Detection of the Presence of Bordetella pertussis by Real-Time Polymerase Chain Reaction in Children Diagnosed with Pertussis and among their Household Contacts
- *Corresponding Author:
- Zehra Diyar Tamburaci Uslu
Akdeniz Universitesi Hastanesi 07059
Kampus, Antalya, Turkey
E-mail: [email protected]
Received date: April 17, 2013; Accepted date: August 12, 2013; Published date: August 17, 2013
Citation: Tamburaci Uslu ZD, Ceyhan M, Dinleyici EC, Kurugol Z, Alpman BN, et al. (2013) Detection of the Presence of Bordetella pertussis by Real-Time Polymerase Chain Reaction in Children Diagnosed with Pertussis and among their Household Contacts. J Vaccines Vaccin 4:199. doi: 10.4172/2157-7560.1000199
Copyright: © 2013 Tamburaci Uslu ZD, et al. This is an open-access articledistributed under the terms of the Creative Commons Attribution License, which permits unrestricted use, distribution, and reproduction in any medium, provided the original author and source are credited.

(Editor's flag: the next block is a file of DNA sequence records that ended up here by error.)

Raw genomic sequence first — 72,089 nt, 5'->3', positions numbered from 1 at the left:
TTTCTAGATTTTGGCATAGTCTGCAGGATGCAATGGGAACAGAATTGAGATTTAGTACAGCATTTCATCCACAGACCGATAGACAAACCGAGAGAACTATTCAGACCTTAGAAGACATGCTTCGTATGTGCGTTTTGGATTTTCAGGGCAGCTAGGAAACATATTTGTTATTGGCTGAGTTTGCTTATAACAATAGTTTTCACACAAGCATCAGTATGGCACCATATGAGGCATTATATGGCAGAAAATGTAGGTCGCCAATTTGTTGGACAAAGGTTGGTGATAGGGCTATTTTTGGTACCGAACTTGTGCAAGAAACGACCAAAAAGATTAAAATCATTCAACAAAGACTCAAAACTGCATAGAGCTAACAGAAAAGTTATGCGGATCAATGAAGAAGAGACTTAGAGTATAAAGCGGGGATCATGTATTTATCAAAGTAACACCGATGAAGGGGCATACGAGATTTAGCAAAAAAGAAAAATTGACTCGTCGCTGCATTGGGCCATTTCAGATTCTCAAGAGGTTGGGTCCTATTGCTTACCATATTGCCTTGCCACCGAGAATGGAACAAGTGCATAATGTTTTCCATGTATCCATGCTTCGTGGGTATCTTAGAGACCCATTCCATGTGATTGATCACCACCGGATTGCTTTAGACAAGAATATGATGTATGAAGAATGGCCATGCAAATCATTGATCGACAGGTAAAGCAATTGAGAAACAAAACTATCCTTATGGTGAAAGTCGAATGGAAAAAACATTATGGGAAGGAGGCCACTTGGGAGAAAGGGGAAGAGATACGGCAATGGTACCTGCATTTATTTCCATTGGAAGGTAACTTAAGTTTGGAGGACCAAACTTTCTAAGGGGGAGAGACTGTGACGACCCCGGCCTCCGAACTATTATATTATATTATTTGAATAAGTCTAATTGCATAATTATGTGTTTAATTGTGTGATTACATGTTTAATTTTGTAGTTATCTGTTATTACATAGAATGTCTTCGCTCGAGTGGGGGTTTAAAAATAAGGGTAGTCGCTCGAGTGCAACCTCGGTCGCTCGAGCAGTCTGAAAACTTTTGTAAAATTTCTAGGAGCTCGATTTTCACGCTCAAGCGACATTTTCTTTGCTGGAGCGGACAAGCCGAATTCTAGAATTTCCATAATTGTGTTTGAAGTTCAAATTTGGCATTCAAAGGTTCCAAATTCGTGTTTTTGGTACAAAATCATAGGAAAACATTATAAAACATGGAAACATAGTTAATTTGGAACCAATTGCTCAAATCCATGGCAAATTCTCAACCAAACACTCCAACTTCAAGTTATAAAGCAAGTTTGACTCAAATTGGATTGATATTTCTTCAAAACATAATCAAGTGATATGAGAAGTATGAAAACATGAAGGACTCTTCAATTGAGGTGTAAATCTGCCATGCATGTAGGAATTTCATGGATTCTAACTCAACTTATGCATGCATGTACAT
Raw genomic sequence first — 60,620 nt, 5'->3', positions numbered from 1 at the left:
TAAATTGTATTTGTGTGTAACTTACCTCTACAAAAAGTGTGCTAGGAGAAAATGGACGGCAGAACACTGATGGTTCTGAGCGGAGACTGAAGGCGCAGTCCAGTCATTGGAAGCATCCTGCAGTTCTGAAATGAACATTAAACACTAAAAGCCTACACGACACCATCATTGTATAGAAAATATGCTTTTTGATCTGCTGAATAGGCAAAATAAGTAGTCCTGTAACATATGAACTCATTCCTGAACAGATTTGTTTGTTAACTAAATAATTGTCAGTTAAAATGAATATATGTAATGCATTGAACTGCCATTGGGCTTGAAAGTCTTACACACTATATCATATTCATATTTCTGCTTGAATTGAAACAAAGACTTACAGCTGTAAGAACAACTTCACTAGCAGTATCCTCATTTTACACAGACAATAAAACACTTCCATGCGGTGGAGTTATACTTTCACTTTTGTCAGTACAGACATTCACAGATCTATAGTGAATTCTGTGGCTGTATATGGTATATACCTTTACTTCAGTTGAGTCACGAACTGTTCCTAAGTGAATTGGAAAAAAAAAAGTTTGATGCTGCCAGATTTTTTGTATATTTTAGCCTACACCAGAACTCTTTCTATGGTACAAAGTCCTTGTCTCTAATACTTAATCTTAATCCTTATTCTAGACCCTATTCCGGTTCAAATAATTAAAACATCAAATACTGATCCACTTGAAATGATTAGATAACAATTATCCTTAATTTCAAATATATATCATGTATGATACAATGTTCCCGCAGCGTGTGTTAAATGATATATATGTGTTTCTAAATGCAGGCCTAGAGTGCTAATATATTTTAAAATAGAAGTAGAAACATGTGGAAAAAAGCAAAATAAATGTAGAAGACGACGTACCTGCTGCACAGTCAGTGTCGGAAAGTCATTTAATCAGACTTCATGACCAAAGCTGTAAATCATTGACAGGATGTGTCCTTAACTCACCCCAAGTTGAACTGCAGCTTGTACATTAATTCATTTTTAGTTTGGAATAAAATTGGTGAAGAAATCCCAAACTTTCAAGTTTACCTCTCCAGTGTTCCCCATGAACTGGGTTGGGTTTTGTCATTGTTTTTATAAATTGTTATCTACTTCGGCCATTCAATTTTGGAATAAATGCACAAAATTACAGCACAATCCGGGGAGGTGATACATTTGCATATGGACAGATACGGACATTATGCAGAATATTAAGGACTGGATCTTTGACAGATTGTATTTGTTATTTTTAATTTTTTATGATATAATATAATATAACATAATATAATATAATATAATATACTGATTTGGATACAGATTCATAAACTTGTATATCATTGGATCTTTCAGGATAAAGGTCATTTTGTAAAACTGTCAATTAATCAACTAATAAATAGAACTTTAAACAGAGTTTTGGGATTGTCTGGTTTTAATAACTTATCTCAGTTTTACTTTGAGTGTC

Background: Despite high vaccination coverage, pertussis continues to be a great public health problem. Adults and adolescents are source of infection for infants who are too young to be completely vaccinated. The aim of the study is detect if there is a household transmission of pertussis. Methods: Presence of Bordetella pertussis among the household contacts of the children who had had the positive result for Bordetella pertussis by real-time polymerase chain reaction was detected. Results: Of the 173 infants with clinical suspicion of pertussis, 48 (27.7%) turned out to be positive by PCR. The mothers of 19 (41.3% of all tested mothers) of them were also PCR positive for B. pertussis, being the family member most frequently infected. Conclusion: Despite high coverage of pertussis vaccination in Turkey, pertussis is prevalent both in incompletely protected infants and older children. High rate of presence of the bacteria in the household contacts depicts the importance of further pertussis booster vaccination in adolescents, adults and the targeted vaccination of the adults having close contacts with infants (cocoon strategy).